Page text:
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Do get a accurate reading with a calibrated refractometer and thoroughly mix honey before getting the sample.

Capped honey does not necessarily mean 18% honey. It is hard to get honey to 18% when there is high humidity. Bob Binnie videos from Georgia on warming rooms show that a dehumidifier is part of warming room there. One can pull a % per day off with a dehumidifer.

It is be far best to test honey in the frames and dehumidify honey in the frames. I have tried shallow large bowls in a warm room and the honey started to ferment. There is a much larger surface area to release moisture when honey is in the frames.

The shelf life of 21% honey is maybe 6 months. It can separate and fermentation easily starts.

An option is to store it in ice cream pails in a deep freeze. However, depends on how much honey you have.

Another option is to run a dehumidifier and gets some 15% honey and blend 50-50. Even 18% can be marginal for long term(more than a year) storage.
 

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Although I've been beekeeping 10 years, I just extracted 3 medium supers of spring honey. I've never pulled honey this early but I had a banner year in SE Michigan & needed the frames for my colonies. Anyway, the honey measures 21.6% moisture & I've never had it so high. The frames were at least 85%-90% capped so I'm at a loss as to (1) what happened to cause such a high moisture reading and (2) what is the best way to get the moisture down to 18%? I have read that some Florida honey is wet at 20+% and doesn't ferment. Any help would be greatly appreciated. Thanks.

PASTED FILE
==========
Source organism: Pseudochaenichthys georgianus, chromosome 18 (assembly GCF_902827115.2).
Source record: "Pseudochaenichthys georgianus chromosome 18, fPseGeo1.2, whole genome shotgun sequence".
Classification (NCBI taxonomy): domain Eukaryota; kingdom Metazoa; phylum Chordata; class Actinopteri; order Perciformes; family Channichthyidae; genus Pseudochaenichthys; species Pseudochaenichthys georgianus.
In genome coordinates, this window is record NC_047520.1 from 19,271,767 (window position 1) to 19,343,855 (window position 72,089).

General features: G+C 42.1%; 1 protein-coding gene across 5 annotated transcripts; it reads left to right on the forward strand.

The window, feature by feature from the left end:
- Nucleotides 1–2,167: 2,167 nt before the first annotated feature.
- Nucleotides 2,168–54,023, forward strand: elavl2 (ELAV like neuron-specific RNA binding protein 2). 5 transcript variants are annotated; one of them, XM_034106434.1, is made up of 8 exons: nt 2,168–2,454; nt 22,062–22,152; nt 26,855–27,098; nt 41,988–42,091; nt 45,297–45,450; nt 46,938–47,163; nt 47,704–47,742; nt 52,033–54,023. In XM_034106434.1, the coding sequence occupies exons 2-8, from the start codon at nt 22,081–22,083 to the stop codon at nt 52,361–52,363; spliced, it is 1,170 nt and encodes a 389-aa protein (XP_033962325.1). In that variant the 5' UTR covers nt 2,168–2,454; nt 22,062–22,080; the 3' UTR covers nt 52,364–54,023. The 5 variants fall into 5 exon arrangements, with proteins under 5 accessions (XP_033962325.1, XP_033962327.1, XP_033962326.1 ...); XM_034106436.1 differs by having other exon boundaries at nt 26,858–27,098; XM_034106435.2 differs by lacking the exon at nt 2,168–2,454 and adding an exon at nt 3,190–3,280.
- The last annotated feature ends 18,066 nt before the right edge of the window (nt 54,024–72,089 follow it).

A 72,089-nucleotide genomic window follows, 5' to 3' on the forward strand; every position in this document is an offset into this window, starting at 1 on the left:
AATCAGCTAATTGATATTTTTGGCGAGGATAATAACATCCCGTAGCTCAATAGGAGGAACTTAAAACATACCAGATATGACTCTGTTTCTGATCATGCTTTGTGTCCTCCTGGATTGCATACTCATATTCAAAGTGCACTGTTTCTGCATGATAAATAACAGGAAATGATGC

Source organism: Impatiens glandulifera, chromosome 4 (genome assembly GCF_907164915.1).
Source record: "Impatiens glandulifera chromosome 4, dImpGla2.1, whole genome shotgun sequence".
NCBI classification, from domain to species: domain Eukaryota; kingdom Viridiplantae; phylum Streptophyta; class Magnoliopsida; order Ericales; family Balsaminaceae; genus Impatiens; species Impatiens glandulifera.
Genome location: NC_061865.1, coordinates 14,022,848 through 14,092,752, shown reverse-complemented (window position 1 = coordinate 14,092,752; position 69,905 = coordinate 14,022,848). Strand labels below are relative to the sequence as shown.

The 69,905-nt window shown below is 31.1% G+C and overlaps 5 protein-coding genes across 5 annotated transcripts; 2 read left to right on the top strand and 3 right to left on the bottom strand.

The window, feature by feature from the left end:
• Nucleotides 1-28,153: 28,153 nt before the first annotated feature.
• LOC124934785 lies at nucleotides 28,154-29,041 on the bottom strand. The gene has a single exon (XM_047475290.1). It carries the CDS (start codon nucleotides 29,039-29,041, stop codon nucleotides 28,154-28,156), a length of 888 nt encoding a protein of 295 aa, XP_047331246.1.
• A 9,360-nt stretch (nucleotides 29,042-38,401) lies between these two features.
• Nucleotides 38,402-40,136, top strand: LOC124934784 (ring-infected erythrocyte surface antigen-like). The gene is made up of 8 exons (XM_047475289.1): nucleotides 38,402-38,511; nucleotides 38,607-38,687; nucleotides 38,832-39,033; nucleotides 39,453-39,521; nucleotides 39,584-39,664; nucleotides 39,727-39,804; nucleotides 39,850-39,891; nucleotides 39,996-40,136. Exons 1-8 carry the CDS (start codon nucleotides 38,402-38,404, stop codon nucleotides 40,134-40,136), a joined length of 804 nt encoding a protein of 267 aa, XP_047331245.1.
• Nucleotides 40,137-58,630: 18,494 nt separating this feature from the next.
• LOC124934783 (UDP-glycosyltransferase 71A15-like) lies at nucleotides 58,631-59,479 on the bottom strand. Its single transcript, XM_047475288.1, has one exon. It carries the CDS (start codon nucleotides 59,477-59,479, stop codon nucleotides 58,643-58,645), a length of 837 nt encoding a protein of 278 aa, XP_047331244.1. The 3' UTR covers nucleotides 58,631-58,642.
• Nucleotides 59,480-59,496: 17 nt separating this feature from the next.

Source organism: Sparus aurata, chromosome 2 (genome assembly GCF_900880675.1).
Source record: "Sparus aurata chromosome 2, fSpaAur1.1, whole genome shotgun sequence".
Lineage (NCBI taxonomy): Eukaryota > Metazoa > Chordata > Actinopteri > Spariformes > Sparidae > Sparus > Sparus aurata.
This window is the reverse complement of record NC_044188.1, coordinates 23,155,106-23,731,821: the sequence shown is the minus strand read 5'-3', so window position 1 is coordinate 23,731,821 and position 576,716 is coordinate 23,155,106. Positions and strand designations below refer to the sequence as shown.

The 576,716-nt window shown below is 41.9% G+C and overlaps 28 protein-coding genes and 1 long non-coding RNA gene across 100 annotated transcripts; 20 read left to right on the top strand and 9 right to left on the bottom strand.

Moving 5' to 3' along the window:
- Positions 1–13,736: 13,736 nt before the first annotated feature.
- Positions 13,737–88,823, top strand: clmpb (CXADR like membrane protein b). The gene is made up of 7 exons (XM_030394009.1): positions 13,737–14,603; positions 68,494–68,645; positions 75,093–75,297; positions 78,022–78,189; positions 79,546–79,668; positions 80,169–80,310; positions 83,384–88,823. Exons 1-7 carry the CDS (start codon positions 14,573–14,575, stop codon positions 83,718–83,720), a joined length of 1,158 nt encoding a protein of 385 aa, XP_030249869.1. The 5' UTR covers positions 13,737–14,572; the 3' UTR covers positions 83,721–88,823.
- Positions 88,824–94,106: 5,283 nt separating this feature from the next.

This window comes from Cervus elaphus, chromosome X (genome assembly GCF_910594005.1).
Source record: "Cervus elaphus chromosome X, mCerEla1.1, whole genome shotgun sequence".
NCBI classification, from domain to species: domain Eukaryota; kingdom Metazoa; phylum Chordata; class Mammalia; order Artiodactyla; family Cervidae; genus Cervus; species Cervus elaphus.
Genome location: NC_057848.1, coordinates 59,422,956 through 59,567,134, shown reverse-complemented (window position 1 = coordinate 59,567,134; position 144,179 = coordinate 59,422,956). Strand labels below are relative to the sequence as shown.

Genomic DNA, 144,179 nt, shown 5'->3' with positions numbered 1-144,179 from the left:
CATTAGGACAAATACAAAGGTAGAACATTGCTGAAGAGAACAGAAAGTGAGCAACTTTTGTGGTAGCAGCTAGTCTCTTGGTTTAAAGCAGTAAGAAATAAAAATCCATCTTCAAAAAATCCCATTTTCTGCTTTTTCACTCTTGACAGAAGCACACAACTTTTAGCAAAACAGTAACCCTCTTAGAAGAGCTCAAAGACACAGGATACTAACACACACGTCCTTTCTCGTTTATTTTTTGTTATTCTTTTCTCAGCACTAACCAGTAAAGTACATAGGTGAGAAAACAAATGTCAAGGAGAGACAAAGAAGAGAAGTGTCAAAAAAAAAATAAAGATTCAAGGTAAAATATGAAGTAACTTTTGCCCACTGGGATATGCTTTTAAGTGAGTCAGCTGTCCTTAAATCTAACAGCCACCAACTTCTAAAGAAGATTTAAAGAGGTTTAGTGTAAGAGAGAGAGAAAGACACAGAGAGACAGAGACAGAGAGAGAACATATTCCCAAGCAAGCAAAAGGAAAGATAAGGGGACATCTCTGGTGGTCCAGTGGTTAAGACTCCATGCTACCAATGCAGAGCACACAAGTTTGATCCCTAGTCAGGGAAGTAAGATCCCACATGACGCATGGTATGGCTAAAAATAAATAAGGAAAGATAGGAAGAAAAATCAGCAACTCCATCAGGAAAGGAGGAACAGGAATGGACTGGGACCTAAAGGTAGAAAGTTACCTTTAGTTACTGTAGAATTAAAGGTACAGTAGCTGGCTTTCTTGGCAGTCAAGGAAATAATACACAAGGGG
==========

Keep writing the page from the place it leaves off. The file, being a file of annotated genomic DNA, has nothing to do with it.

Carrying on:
I have a small chest freezer that I converted to a temperature controlled heater. Set the temp to about 100-110 degrees and put your honey in a 5 gal bucket without a lid and come back every few days to open the heater lid to let the excess moisture out and repeat until you get the reading you want.
 

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19.5% moisture honey that has been heated enough to kill the yeasts can be stored room temperature without fermenting. I dont trust it above about 18.3% for raw honey. Bob Binnie produces and sells hundreds of tons of honey and I believe his target is 17% if he puts his name and reputation on it. Its been a while since I watched his presentation so check on that figure, but it is nowhere near as high as 19%.

He also mentions that some honey from certain areas harbours yeasts that will ferment at lower levels than others, and can vary from year to year. It would be pretty embarrassing to have customers trashing your honey and reputation.
 

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Discussion Starter · #15 ·
19.5% moisture honey that has been heated enough to kill the yeasts can be stored room temperature without fermenting. I dont trust it above about 18.3% for raw honey. Bob Binnie produces and sells hundreds of tons of honey and I believe his target is 17% if he puts his name and reputation on it. Its been a while since I watched his presentation so check on that figure, but it is nowhere near as high as 19%.

He also mentions that some honey from certain areas harbours yeasts that will ferment at lower levels than others, and can vary from year to year. It would be pretty embarrassing to have customers trashing your honey and reputation.
Thanks everyone. I will retest the honey under the surface & go from there. I tested 2 frames & they were at 18% but got complacent & didn't test the remaining frames before extracting. Learned yet another lesson. I will never know everything about bees & beekeeping but I will always be willing to learn.
 

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The glucose/fructose sugar ratios matter too. Goldenrod honey like to crystalize fast and have the remaining liquid get higher in moisture than the mix.

Crazy Roland